Good News Makes Bad Headlines
Sometimes it seems as if the only news you read about computerizing healthcare is bad news. Errors, alert fatigue, unintended consequences . . . it’s almost as if people enjoy hearing what’s not working and can’t wait for the next installment.
Meanwhile, healthcare organizations that have invested in high-performance Electronic Health Records (EHR) and other advanced IT systems continue, often without fanfare, to make major advances in patient safety, quality of care, cost-effectiveness and efficiency. One such organization is Sarasota Memorial Health Care System, an 806-bed regional medical center on Florida’s Gulf Coast.
Literature and industry experts such as the Institute of Medicine (IOM) have described the risks associated with patients who, as their condition worsens, remain unnoticed, and therefore un-rescued. Patients who “crash” are among the most costly to care for. Sepsis alone costs the U.S. healthcare system an estimated $17 billion a year, and results in an estimated 20-50% mortality rate.
The trick is to notice “crashes” before they happen and avoid them – a perfect role for computerization in healthcare. Traditionally we’ve had to depend on hyper-vigilant and watchful bed-side clinicians to always be in the right place at the right time – impossible expectations.
Sarasota Memorial had first-hand experience with declining patients who went unnoticed and declined toward sub-optimal outcomes. They leveraged their high-performance EHR with advanced clinical decision support (CDS) to track and identify declining patients in time to intervene. They “taught” their EHR to compute and quantify the risk of deterioration based on statistically derived clinical criteria. These real-time and continuous computations reflect the information documented by all caregivers, along with all ongoing lab values, all medications, and data streams from electronic monitoring devices.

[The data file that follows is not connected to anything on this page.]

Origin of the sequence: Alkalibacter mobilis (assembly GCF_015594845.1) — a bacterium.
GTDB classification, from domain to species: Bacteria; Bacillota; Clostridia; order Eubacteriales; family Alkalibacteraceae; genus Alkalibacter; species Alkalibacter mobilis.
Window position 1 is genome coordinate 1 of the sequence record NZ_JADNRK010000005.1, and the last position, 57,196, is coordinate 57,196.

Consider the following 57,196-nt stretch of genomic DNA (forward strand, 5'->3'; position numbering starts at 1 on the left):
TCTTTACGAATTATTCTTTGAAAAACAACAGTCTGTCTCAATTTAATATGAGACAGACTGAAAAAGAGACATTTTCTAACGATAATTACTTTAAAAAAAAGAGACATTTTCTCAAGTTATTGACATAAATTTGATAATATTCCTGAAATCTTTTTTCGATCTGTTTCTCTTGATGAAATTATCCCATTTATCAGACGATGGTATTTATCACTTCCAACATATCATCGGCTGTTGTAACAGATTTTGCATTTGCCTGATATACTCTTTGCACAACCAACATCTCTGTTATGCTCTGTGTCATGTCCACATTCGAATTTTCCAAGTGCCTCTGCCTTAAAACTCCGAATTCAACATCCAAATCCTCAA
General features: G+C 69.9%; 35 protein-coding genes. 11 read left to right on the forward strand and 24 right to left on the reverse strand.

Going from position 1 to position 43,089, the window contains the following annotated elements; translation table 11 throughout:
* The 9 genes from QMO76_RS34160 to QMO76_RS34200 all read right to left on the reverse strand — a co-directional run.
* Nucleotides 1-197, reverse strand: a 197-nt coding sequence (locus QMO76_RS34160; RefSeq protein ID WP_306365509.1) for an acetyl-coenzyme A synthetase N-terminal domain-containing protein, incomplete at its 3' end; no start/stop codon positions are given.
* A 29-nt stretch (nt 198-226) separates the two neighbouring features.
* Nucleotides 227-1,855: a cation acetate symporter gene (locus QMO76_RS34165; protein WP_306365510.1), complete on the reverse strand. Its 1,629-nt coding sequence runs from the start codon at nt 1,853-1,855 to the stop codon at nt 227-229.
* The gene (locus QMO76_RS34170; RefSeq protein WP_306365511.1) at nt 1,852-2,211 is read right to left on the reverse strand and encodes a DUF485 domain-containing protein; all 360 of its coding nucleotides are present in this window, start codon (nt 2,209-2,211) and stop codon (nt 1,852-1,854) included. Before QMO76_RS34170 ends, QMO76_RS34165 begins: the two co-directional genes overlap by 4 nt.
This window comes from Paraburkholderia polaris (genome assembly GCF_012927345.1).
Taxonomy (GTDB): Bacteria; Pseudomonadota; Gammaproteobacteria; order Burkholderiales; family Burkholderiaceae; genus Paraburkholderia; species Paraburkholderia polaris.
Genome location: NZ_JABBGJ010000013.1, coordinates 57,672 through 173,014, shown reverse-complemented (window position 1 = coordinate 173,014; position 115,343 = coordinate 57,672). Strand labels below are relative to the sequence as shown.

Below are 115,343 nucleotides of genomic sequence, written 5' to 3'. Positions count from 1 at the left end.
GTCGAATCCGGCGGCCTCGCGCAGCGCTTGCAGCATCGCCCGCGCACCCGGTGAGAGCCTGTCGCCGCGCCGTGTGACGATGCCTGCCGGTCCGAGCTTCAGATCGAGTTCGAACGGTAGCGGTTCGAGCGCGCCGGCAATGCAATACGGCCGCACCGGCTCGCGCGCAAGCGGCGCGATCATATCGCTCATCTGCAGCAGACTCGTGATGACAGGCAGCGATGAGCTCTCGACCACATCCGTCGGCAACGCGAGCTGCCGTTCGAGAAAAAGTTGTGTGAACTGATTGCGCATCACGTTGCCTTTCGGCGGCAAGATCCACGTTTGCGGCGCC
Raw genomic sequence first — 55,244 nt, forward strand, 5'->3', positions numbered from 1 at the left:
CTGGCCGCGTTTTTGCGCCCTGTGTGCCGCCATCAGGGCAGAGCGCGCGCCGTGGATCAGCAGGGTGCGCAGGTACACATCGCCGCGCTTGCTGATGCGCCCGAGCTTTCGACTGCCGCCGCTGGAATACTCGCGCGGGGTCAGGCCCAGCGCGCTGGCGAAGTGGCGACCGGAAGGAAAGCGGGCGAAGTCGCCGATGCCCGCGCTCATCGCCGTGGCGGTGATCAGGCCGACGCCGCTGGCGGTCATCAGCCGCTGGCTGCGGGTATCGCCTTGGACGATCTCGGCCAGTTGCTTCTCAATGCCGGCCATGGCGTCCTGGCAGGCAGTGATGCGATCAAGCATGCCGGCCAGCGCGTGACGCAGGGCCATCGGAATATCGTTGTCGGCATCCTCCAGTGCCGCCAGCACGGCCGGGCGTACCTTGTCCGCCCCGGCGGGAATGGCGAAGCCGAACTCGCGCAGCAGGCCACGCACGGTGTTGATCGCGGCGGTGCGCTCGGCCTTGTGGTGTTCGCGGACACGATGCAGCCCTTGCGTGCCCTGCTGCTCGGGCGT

The result is a single, dynamic, composite number – the “index” – that quantifies each patient’s status. The index is continuously computed, reflecting the most recent data, and reporting back in both analyzable and graphable formats. The index rises and falls to reflect declines and improvements that are watched and acted on, even preemptively.
So patients don’t suddenly reach the threshold of sickness unnoticed; clinicians are alerted with time to act before “the crash.” The EHR sends clinicians alerts of dangerous declines even when “no one is watching” and can drill down to find the problematic clinical values and take focused remedial steps. And it all occurs before the failing patient falls into the catastrophic, riskier categories requiring rescue and higher cost care.
Sarasota physicians and nurses describe the results with superlatives and express thanks for this innovation they attest has helped them keep their patients safe from avertable and previously unnoticeable decline. And, bottom line, as a direct result of this innovation Sarasota’s avoidable sepsis cases are zero – an arguably impossible feat.
So what does this mean for the industry? The index and its benefits are clearly generalizable. That is, of course, if you have a high-performance EHR that is programmable and capable of real-time computations, data dynamic display, and can drill-down to underlying clinical detail.
Another important lesson: Good news about computerizing healthcare is abundant . . . it’s just that it rarely makes the headlines.